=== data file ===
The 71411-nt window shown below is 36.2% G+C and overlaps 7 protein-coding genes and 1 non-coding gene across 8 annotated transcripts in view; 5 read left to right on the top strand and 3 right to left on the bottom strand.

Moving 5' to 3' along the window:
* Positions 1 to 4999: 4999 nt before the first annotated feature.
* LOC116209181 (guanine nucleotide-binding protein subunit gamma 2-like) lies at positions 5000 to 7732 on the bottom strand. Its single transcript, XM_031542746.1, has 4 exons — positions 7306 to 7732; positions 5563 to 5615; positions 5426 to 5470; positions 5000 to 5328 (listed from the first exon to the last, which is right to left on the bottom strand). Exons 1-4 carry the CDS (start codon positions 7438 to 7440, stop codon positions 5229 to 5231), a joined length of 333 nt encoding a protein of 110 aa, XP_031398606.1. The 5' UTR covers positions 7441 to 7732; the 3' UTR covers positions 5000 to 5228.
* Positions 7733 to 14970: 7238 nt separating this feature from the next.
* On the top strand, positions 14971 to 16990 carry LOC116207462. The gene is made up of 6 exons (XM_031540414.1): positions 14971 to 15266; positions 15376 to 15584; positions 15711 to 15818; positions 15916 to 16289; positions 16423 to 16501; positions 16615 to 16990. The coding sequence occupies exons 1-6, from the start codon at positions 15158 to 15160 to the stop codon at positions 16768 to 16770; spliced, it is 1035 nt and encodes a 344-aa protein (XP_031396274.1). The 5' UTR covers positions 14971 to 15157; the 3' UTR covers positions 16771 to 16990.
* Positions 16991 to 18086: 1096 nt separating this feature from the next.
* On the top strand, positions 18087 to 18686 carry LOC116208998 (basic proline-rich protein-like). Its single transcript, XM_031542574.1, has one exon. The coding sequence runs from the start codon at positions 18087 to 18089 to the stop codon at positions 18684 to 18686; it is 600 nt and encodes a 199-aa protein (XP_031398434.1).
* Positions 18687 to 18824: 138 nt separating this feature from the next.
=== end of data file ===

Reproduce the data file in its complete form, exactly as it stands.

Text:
The 71411-nt window shown below is 36.2% G+C and overlaps 7 protein-coding genes and 1 non-coding gene across 8 annotated transcripts in view; 5 read left to right on the top strand and 3 right to left on the bottom strand.

Moving 5' to 3' along the window:
* Positions 1 to 4999: 4999 nt before the first annotated feature.
* LOC116209181 (guanine nucleotide-binding protein subunit gamma 2-like) lies at positions 5000 to 7732 on the bottom strand. Its single transcript, XM_031542746.1, has 4 exons — positions 7306 to 7732; positions 5563 to 5615; positions 5426 to 5470; positions 5000 to 5328 (listed from the first exon to the last, which is right to left on the bottom strand). Exons 1-4 carry the CDS (start codon positions 7438 to 7440, stop codon positions 5229 to 5231), a joined length of 333 nt encoding a protein of 110 aa, XP_031398606.1. The 5' UTR covers positions 7441 to 7732; the 3' UTR covers positions 5000 to 5228.
* Positions 7733 to 14970: 7238 nt separating this feature from the next.
* On the top strand, positions 14971 to 16990 carry LOC116207462. The gene is made up of 6 exons (XM_031540414.1): positions 14971 to 15266; positions 15376 to 15584; positions 15711 to 15818; positions 15916 to 16289; positions 16423 to 16501; positions 16615 to 16990. The coding sequence occupies exons 1-6, from the start codon at positions 15158 to 15160 to the stop codon at positions 16768 to 16770; spliced, it is 1035 nt and encodes a 344-aa protein (XP_031396274.1). The 5' UTR covers positions 14971 to 15157; the 3' UTR covers positions 16771 to 16990.
* Positions 16991 to 18086: 1096 nt separating this feature from the next.
* On the top strand, positions 18087 to 18686 carry LOC116208998 (basic proline-rich protein-like). Its single transcript, XM_031542574.1, has one exon. The coding sequence runs from the start codon at positions 18087 to 18089 to the stop codon at positions 18684 to 18686; it is 600 nt and encodes a 199-aa protein (XP_031398434.1).
* Positions 18687 to 18824: 138 nt separating this feature from the next.